How it Works

Solar Pool Heating is the most cost-effective and simple use of solar energy in many climates. Water is pumped from the pool to the solar collectors where the water is warmed by the sun. The warm water is then pumped back into the swimming pool allowing you to enjoy your pool for many months, and in some areas all year long. Most solar pool heating systems include the following:


A solar collector — the device through which pool water is circulated to be heated by the sun

A filter — removes debris before water is pumped through the collector

A pump — circulates water through the filter and collector and back to the pool

A flow control valve — automatic or manual device that diverts pool water through the solar collector.


Some systems include sensors and an automatic or manual valve to divert water through the collector(s) when the collector temperature is sufficiently greater than the pool temperature. When the collector temperature is similar to the pool temperature, filtered water simply bypasses the collector(s) and is returned to the pool.




Solar Pool Heater System Types

Solar pool collectors are made out of different materials. The type you'll need depends on your climate and how you intend to use the collector. If you'll only be using your pool when temperatures are above freezing, then you'll probably only need an unglazed collector system.


Unglazed Solar Pool Heating Collectors

Solar Pool Heating Panels Because of their inexpensive parts and simple design, unglazed collectors are far less expensive than glazed collectors. Unglazed collectors don't include a glass covering (glazing). They are generally made of heavy-duty rubber or plastic treated with an ultraviolet (UV) light inhibitor to extend the life of the panels. These unglazed systems can even work for indoor pools in cold climates if the system is designed to drain back to the pool when not in use. Even if you have to shut the system down during cold weather, unglazed collectors are more cost effective than installing a more expensive glazed collector system. » Vortex Solar Pool Heater - Unglazed Collectors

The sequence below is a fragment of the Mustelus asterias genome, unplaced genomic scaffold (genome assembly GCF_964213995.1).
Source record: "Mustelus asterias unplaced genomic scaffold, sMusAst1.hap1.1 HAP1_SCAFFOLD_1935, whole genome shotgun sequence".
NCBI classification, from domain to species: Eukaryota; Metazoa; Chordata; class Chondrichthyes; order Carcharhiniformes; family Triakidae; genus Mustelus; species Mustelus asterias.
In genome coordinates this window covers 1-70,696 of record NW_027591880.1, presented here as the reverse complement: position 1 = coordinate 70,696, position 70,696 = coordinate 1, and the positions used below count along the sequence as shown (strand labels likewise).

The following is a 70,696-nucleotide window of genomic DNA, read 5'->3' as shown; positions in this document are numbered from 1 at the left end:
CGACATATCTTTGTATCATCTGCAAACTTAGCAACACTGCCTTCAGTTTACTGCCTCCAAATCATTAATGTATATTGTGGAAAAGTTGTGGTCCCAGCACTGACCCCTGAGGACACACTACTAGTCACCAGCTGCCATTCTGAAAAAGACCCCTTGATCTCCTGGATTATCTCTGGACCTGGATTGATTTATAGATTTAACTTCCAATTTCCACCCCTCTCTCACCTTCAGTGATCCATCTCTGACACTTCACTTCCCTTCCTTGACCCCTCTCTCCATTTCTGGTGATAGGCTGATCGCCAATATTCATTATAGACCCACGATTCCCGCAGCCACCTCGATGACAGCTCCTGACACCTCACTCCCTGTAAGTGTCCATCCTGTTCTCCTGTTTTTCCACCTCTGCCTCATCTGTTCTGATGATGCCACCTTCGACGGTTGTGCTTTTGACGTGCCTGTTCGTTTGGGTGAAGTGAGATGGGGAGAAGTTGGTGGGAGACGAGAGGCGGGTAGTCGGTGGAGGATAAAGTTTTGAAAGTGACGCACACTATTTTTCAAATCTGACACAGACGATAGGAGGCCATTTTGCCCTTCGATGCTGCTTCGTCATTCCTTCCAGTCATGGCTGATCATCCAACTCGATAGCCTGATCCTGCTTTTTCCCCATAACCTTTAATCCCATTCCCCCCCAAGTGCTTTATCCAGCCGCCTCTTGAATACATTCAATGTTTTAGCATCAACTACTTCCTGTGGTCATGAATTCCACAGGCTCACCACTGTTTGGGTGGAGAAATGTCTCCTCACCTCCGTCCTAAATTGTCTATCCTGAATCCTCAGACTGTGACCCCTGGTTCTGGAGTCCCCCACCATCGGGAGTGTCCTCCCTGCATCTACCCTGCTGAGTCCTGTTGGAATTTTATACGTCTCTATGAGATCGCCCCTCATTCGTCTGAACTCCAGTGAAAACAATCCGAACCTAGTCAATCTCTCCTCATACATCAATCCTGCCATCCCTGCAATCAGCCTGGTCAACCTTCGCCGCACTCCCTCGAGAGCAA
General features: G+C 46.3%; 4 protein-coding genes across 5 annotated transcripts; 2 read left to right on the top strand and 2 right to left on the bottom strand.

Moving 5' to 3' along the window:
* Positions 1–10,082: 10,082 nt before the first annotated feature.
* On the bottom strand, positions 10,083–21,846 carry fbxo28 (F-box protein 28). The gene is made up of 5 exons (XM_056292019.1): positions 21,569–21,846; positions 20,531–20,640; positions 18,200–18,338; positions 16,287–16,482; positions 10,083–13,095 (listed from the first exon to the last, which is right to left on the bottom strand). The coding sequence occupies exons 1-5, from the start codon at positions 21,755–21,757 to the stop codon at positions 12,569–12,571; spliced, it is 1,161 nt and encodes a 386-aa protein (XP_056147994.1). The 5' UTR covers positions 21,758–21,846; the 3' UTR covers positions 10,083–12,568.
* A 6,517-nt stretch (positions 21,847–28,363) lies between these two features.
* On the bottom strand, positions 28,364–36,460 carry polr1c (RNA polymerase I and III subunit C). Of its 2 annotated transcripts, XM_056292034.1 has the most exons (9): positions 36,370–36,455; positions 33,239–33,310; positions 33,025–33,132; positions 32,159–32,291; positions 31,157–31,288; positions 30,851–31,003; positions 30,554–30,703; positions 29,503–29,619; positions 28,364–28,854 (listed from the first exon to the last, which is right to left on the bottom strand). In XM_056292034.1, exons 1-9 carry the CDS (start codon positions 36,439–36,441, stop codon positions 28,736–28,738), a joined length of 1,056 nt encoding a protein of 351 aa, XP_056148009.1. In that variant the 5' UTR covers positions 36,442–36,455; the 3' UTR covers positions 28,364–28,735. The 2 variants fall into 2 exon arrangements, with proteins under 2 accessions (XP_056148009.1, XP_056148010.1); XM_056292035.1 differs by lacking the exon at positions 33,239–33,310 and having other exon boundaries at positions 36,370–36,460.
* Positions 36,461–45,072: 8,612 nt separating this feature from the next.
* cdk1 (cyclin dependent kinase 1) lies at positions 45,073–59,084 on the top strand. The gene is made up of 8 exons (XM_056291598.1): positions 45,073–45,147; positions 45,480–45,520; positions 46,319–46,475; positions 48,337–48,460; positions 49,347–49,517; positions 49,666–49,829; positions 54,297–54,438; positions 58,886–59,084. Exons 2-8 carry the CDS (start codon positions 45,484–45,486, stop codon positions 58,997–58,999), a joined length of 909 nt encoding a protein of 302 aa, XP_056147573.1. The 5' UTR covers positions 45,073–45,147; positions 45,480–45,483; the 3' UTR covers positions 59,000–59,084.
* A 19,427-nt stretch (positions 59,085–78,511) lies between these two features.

Glazed Solar Pool and Water Heating Collectors

Solar Water and Pool Heating PanelGlazed collector systems are generally made of copper tubing on an aluminum plate with an iron-tempered glass covering, which increases their cost. In colder weather, glazed collector systems—with heat exchangers and transfer fluids—capture solar heat more efficiently than unglazed systems. Therefore, they can be used year-round in many climates. Glazed collectors also can be used to heat domestic hot water year-round. » HelioPak Solar Water & Pool Heater - Glazed Collectors

Both glazed and unglazed collector systems should include freeze protection if they'll be used in colder conditions.


Selecting a Solar Pool Heater

If you'll only be using your pool when temperatures are above freezing, then you'll probably only need unglazed collectors. An unglazed solar pool heating system usually costs between $3,000 and $4,000 to buy and install. This provides a payback of between 1.5 and 7 years, depending on your local fuel costs. They also typically last longer than gas and heat pump pool heaters. Your actual cost and payback depend on many factors. Therefore, before you purchase and install a solar pool heating system, you should do the following:


  • Evaluate your site's solar resource
  • Determine the correct system size
  • Determine the system's efficiency
  • Compare system costs
  • Investigate local codes, covenants, and regulations
  • Contact Solar Direct for additional information/assistance


Installation and Maintenance

The proper installation of a solar pool heating system depends on many factors. These factors include solar resource, climate, local building code requirements, and safety issues. Therefore, it's best to have a qualified solar thermal systems contractor install your system. Although DIY kits are available if you're up for the project.

After installation, properly maintaining your system will keep it running smoothly for 10–20 years. Consult your contractor and read your owner's manual for maintenance requirements. Your collector should require little maintenance if the pool's chemical balance and filtering system are checked regularly. Glazed collectors may need to be cleaned in dry climates where rainwater doesn't provide a natural rinse.